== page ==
Tuesday, March 2News For London

Hate crime surges in the UK

Residents in the UK have been experiencing a rise of hate crimes according to Office of National Statistics. Hate crimes and incidents rose 15 per cent from 2013 to 2015.

Britons protesting against hate crime Trafalgar Square in 2009.
Britons protesting against hate crime Trafalgar Square in 2009.

Photo credit: Flickr

 

Overall, there were 52,528 hate crimes recorded in the UK from 2014 to 2015.  Hate crime involves verbal abuse or hate speech, violence against a person, public order offences, criminal damage and arson.

The most common among these crimes are public order offences and violence against the person states the Office of National Statistics. The most recent case of hate crime reported, was of three teenage boys who were attacked by a group of youths, in Derry, Northern Ireland on Friday 11th December. The youngest among the attackers is 13-years-old reports the Derry Journal.

Who are the usual victims of hate crime?

Victims of hate crimes are those individuals who have disabilities, belong to the transgender community, a different race, religion, and those who with an unconventional sexual orientation.

Among the hate crime recorded between 2014 to 2015, 82 per cent of the cases were racially motivated crimes, 11 per cent of the crimes were committed against homosexuals  and 6 per cent of the cases were religiously motivated crimes.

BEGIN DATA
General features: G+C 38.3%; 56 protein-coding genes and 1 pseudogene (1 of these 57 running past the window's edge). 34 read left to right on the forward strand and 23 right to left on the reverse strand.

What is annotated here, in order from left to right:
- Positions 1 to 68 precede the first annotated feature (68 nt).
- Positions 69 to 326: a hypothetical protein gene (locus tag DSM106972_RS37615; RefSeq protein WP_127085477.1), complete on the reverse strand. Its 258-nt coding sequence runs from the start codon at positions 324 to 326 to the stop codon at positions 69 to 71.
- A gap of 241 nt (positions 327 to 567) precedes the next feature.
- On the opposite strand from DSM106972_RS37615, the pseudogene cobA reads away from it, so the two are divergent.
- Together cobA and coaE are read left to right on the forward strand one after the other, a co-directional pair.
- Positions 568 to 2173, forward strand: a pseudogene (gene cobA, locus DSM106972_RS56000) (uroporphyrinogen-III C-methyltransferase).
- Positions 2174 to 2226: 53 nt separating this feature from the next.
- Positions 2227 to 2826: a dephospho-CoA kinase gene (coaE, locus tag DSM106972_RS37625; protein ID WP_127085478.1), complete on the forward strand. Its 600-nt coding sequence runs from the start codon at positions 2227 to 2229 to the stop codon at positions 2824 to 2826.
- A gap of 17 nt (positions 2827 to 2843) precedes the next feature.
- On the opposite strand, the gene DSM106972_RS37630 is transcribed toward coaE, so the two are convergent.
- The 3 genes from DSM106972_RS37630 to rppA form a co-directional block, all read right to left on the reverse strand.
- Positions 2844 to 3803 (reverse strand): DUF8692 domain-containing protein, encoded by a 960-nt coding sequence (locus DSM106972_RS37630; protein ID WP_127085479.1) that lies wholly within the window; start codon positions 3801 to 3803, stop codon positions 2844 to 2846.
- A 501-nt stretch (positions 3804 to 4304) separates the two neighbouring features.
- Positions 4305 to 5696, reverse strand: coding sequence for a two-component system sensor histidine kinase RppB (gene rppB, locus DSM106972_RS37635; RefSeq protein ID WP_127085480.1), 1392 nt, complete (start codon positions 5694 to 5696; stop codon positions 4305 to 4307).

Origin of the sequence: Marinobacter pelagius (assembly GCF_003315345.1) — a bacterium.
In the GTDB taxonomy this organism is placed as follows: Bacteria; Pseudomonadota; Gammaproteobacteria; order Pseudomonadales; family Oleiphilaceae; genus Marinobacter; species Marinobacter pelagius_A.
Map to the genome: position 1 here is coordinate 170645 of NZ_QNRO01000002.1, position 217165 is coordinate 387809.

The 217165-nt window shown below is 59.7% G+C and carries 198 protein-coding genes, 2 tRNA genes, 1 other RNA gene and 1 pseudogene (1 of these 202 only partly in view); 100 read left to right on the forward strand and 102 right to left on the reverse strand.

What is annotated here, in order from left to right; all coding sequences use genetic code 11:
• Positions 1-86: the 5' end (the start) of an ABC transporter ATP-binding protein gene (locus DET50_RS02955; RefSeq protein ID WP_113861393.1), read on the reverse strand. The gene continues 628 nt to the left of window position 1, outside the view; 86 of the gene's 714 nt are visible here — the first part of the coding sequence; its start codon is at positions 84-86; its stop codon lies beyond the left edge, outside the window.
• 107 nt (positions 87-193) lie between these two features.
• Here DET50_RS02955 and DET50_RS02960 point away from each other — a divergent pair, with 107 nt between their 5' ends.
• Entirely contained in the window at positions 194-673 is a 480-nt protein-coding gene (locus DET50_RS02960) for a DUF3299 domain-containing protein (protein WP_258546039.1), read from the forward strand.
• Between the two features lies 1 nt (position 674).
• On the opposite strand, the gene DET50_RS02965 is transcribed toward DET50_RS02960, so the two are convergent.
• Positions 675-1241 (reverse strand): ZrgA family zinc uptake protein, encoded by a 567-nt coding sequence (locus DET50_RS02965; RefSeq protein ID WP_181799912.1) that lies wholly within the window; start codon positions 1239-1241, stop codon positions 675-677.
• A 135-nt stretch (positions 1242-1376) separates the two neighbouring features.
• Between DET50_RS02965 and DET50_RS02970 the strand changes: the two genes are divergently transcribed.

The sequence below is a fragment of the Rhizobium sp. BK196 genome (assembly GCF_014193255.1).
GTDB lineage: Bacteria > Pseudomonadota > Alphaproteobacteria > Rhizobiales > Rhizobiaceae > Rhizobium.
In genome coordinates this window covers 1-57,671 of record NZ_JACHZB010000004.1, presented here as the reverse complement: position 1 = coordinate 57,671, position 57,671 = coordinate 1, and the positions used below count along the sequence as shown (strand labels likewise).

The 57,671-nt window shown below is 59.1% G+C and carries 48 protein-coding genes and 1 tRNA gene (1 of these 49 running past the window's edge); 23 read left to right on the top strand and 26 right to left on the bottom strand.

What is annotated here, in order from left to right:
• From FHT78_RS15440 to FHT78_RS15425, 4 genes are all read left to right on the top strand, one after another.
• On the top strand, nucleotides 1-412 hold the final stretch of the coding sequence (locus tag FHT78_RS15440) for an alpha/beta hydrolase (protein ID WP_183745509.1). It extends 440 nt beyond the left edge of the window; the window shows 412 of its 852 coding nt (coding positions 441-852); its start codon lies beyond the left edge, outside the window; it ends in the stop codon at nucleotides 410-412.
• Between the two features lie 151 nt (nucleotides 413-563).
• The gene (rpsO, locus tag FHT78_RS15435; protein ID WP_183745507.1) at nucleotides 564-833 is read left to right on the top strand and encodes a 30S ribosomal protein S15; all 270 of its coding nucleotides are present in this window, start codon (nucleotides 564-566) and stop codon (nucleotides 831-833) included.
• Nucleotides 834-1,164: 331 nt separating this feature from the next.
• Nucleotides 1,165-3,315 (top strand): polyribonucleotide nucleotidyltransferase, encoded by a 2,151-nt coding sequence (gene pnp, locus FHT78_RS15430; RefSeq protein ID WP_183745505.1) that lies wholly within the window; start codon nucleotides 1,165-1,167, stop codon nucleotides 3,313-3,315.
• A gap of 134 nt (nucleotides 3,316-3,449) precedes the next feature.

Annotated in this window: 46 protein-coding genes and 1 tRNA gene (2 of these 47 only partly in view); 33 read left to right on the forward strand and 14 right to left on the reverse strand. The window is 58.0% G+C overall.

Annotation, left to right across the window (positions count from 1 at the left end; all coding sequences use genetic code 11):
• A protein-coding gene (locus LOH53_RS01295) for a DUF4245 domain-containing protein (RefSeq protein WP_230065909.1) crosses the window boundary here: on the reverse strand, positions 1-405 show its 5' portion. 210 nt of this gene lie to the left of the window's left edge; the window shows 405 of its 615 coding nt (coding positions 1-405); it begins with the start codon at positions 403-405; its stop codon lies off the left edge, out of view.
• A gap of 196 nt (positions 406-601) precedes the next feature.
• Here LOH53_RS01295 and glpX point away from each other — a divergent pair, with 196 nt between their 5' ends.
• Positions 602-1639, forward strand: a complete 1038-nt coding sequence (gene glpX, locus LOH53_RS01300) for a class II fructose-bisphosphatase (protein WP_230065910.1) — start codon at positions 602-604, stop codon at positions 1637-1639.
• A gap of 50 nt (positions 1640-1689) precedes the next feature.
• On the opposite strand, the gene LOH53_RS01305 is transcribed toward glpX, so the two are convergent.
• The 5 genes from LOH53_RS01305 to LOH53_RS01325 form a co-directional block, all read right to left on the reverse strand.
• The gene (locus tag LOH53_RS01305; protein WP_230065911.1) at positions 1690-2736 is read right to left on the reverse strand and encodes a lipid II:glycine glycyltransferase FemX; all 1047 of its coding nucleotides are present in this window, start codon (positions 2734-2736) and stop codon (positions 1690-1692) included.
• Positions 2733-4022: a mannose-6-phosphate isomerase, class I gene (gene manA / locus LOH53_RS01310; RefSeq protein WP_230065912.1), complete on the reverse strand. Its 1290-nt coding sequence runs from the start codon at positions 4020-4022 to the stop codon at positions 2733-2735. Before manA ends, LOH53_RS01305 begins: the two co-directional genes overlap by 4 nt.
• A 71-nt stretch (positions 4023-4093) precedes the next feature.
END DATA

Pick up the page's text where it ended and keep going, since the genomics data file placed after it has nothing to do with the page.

About 11 per cent of adults in the UK are very worried that they may become a victim of a violent, physical crime due to their skin colour and ethnicity.This fear was evident in Asians and Black minorities in comparison to Whites, according to the survey conducted by Crime Survey of England and Wales.

Speaking to Westminster World, Geoffrey Ginu, a victim of hate crime recounted his experience: “I was alone after midnight in London. A bunch of young guys across the street threw their beer bottles at me, ordering me to go back to my country. Just because I have brown skin. I escaped from that place, fearing that they would attack me.”

In this milieu of distrust and fear, everyone is on guard. Speaking to Westminster World, PCSO Thomas Jones of the Metropolitan Police said: “We are more than capable of dealing with these types of situations. Britons do not live in fear. The public has to stay vigilant and report to the police if they undergo such experiences.

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Why do they occur?

The misrepresentation of race, religion and various communities by the media is the main cause.

Speaking to Westminster World, a representative of Stop Islamophobia UK said : “The only way to stop hate is by spreading awareness and knowledge. Hate crimes occur due to misinformation and fear mongering by the media.  And sadly, it doesn’t look like its going to stop anytime soon.”

What are its effects on the victims?  

About 92 per cent of hate crime victims claimed that they were emotionally affected by the incident. They also believed that they would be attacked again. About 27 per cent of victims were attacked more than once, in comparison to the 35 per cent of victims who rented houses from the local council, according to the Office of National Statistics.

As per the data provided by the Crime Survey of England and Wales, victims of hate crime experienced:

  • Annoyance
  • Anger
  • Shock
  • Constant fear
  • Anxiety
  • Lack of confidence
  • Depression

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